Welcome back to Mr. Horne’s Book of Secrets. We have prepared a fantastic post today that will appeal to all people of all demographics and will be incredibly useful to everyone who reads it.
Today’s subject is so important, in fact, that once again I have to call upon our good friend, Mr. Devil’s Advocate, to help me make it a success.
Mr. Devil’s Advocate: “It’s not like I had anything better to do. So what controversial subject are we tackling today? Adult Illiteracy? Designer drugs? Child enslavement? The dishonest practices of modern peanut butter companies?”
Nope. Today we will be exploring something a million times more interesting, with far reaching implications across all of human history, and whose mastery is pivotal to the art of writing.
Today’s subject is pronunciation symbols.
Mr. DA: “Pronunciation symbols? You mean like those things in the dictionary?”
Those are the ones.
Mr. DA: “You’re serious? That’s why you called me here?”
I know—there was just no way that I could handle this without you. But we’re finally hitting this subject, right when it’s a hot-button issue. This is so amazing.
Let’s get started.
We all know that the most important pronunciation symbol in the English language is the Schwa. But did you know that the schwa is also the most common vowel sound? Talk about mind boggling. They won’t tell you this in most pronunciation guides.
Mr. DA: “I didn’t feel any particular need to learn about it.”
That’s the spirit.
Now, the Schwa, when pronounced, takes the form of an absolutely shapeless vowel. It hovers in the empty space between “a” and “u”, creating a neutral, unstressed syllable that can be substituted into almost any word, and often is.
The Schwa is so universal, in fact, that…
*Stares into the distance.*
Mr. DA: “So universal that it does what?”
*Stares into the distance.*
Mr. DA: “Mr. Horne?”
Mr. DA: “What are you talking abou…?”
Mr. DA: “Holy crap!”
I TOLD YOU TO GET DOWN.
Mr. DA: “WHY ARE WE BEING SHOT AT? Who’s firing at us?”
I’ll tell you who. It’s…it’s…him.
*Points at the hot air balloon drifting down from the sky.*
Dr. Heliogabalus: “That’s right, Mr. Horne. It is I, Horatio Heliogabalus, come to make good on my promise. PREPARE TO DIE.”
Dexter, the Talking Chinchilla: “…”
And we were having such a good time talking about pronunciation symbols.
Dr. H: “How do you like my 1795 Springfield flintlock musket? This beauty never misses its mark.”
Mr. DA: “Uh…didn’t it technically miss us only two seconds ago?”
Dr. H: “Don’t get too comfortable. It only takes me 20 minutes to reload.”
Mr. DA: “Well that gives us plenty of time to talk. Did you know about this, Mr. Horne?”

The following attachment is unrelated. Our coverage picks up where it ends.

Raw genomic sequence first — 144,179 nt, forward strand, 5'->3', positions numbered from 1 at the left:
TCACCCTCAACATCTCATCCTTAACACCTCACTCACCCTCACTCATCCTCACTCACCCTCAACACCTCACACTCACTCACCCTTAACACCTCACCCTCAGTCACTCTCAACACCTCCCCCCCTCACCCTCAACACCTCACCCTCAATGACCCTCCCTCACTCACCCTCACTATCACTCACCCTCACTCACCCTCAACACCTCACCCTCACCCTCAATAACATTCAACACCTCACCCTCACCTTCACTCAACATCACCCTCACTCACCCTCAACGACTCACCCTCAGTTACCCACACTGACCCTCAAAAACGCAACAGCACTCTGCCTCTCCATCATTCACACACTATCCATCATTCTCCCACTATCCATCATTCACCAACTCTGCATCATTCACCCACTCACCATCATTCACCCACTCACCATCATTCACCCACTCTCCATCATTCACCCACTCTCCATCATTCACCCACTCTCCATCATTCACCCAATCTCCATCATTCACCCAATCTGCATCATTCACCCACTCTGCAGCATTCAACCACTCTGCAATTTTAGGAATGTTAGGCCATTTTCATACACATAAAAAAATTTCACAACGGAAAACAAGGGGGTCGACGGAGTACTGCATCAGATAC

What? No! I was trying to have a nice post about writing, for once.
To be honest, I wasn’t expecting him to show up for another two or three weeks, maybe as part of the April Fool’s Day post.
Mr. DA: “Uh huh. Didn’t you tell me that we wouldn’t have to worry about him showing up and trying to kill anybody?”
In fairness to myself, I said we probably didn’t have to worry about that. “Probably” means it’s not a promise.
Mr. DA: “Well, as your only legal counsel, I could’ve used a heads up. There’s a certain amount of liability that comes with…HIT THE DIRT!”
Dr. H: “PSYCH. I didn’t bother to reload the musket. My trusty medieval longbow is deadly enough to dispatch you.”
Mr. DA: “Why are all these weapons so antiquated?”
It’s a time traveling hot air balloon, remember? Dr. Heliogabalus has access to all kinds of weapons used throughout history. He truly is a master of many armaments.
He’s also highly adept at dropping sandbags.
Mr. DA: “Is there any way to stop him?”
Well, he prefers projectile weapons, so as long as we have something to hide behind, we should be fine.
Mr. DA: “Yeah, sure, as long as he doesn’t whip out a full-blown cannon. Which brings me to my next question….”
Dr. H: “Still alive? Then have a taste of my 1780 bronze Saker cannon.”
Mr. DA: “And of course he has an actual cannon.”
We’re gonna have to dodge that.
Mr. DA: “Way ahead of you.” *dives*
Dr. H: “Oh no!”
Dr. H: “That blast had too much recoil. I should never have installed a cannon in a hot air balloon basket.”
Mr. DA: “Are hot air balloons supposed to go sideways like that?”
Not if they want to stay under warranty. So long, Dr. Heliogabalus.
Dr. H: “You haven’t seen the last of me. I’ll be back, and when that happens you’ll wish my cannon had killed you.”
Okay, just remember to call first.
Dr. H: “And don’t forget to make a donation to PBS. They bring quality programming to the masses.” *The balloon rocks and twists off course into the distance.*
*Sigh* Well, at least that’s over.
Mr. DA: “No. No, no. No. No. NO. That’s not how we’re ending this little misadventure.”
Don’t We Get an Explanation?
Mr. DA: “So a strange man (putting it lightly) has just tried to kill you for no apparent reason at all. Aren’t you going to tell us why?”
Oh, I don’t think it’s that important, in the grand scheme of things.
Mr. DA: “He blew a hole in your website.”
The site has seen worse.
Mr. DA: “And, once again, he mentioned PBS. Just what is going on here?”
*Sigh* Okay, I’ll tell you. In fact, I’ll tell the whole world.
Mr. DA: “Great.”
But not right now.
Mr. DA: “Aw, come on.”
Sorry, but, as you pointed out, I’ve just gone through a harrowing experience. I have to take time to collect my thoughts…and get this arrow out of my thigh.
Mr. DA: “Aren’t you going to tell us anything?”
Next week. There will be time then, and I’ll be mostly recovered.
Mr. DA: “And I’m supposed to spend the whole week wondering?”
I won’t let you down, and this time it is a promise.
Next week, you will learn everything.
[This week’s tagline: “Where people come…under fire.”]